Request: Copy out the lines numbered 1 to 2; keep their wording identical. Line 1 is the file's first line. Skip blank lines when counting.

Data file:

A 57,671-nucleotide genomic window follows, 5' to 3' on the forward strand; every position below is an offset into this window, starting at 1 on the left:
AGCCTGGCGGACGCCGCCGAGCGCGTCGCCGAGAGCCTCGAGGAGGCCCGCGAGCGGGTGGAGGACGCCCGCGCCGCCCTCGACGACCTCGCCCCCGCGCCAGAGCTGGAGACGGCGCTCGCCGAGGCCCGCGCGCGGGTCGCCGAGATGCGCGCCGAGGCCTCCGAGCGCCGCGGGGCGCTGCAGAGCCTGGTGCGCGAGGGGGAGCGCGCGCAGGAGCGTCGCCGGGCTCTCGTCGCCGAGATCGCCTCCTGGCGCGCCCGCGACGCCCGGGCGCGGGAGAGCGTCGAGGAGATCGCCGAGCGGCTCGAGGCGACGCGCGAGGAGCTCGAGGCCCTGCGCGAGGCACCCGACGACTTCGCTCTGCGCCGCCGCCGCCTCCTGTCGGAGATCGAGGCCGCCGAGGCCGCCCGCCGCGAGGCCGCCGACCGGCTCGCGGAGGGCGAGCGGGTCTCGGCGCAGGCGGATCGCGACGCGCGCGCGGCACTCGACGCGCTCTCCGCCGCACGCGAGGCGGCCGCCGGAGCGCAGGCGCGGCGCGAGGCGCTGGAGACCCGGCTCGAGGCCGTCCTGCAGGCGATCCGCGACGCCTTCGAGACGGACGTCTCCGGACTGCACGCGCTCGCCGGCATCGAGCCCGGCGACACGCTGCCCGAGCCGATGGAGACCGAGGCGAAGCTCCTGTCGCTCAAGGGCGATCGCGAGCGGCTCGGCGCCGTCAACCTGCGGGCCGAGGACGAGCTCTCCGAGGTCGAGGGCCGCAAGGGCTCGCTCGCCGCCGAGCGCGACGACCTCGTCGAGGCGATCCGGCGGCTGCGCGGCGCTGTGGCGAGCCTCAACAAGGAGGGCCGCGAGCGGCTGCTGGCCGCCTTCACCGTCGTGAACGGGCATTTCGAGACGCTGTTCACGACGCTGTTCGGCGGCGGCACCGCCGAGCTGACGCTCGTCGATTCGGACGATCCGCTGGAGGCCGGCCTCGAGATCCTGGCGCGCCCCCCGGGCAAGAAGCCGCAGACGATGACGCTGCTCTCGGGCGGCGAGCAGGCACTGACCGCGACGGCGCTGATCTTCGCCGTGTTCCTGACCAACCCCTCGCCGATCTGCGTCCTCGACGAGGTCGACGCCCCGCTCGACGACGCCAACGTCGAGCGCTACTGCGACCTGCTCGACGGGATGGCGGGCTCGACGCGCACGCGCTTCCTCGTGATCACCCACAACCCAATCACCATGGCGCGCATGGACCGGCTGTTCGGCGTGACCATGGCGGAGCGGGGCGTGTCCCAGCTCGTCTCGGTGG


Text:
A 57,671-nucleotide genomic window follows, 5' to 3' on the forward strand; every position below is an offset into this window, starting at 1 on the left:
AGCCTGGCGGACGCCGCCGAGCGCGTCGCCGAGAGCCTCGAGGAGGCCCGCGAGCGGGTGGAGGACGCCCGCGCCGCCCTCGACGACCTCGCCCCCGCGCCAGAGCTGGAGACGGCGCTCGCCGAGGCCCGCGCGCGGGTCGCCGAGATGCGCGCCGAGGCCTCCGAGCGCCGCGGGGCGCTGCAGAGCCTGGTGCGCGAGGGGGAGCGCGCGCAGGAGCGTCGCCGGGCTCTCGTCGCCGAGATCGCCTCCTGGCGCGCCCGCGACGCCCGGGCGCGGGAGAGCGTCGAGGAGATCGCCGAGCGGCTCGAGGCGACGCGCGAGGAGCTCGAGGCCCTGCGCGAGGCACCCGACGACTTCGCTCTGCGCCGCCGCCGCCTCCTGTCGGAGATCGAGGCCGCCGAGGCCGCCCGCCGCGAGGCCGCCGACCGGCTCGCGGAGGGCGAGCGGGTCTCGGCGCAGGCGGATCGCGACGCGCGCGCGGCACTCGACGCGCTCTCCGCCGCACGCGAGGCGGCCGCCGGAGCGCAGGCGCGGCGCGAGGCGCTGGAGACCCGGCTCGAGGCCGTCCTGCAGGCGATCCGCGACGCCTTCGAGACGGACGTCTCCGGACTGCACGCGCTCGCCGGCATCGAGCCCGGCGACACGCTGCCCGAGCCGATGGAGACCGAGGCGAAGCTCCTGTCGCTCAAGGGCGATCGCGAGCGGCTCGGCGCCGTCAACCTGCGGGCCGAGGACGAGCTCTCCGAGGTCGAGGGCCGCAAGGGCTCGCTCGCCGCCGAGCGCGACGACCTCGTCGAGGCGATCCGGCGGCTGCGCGGCGCTGTGGCGAGCCTCAACAAGGAGGGCCGCGAGCGGCTGCTGGCCGCCTTCACCGTCGTGAACGGGCATTTCGAGACGCTGTTCACGACGCTGTTCGGCGGCGGCACCGCCGAGCTGACGCTCGTCGATTCGGACGATCCGCTGGAGGCCGGCCTCGAGATCCTGGCGCGCCCCCCGGGCAAGAAGCCGCAGACGATGACGCTGCTCTCGGGCGGCGAGCAGGCACTGACCGCGACGGCGCTGATCTTCGCCGTGTTCCTGACCAACCCCTCGCCGATCTGCGTCCTCGACGAGGTCGACGCCCCGCTCGACGACGCCAACGTCGAGCGCTACTGCGACCTGCTCGACGGGATGGCGGGCTCGACGCGCACGCGCTTCCTCGTGATCACCCACAACCCAATCACCATGGCGCGCATGGACCGGCTGTTCGGCGTGACCATGGCGGAGCGGGGCGTGTCCCAGCTCGTCTCGGTGG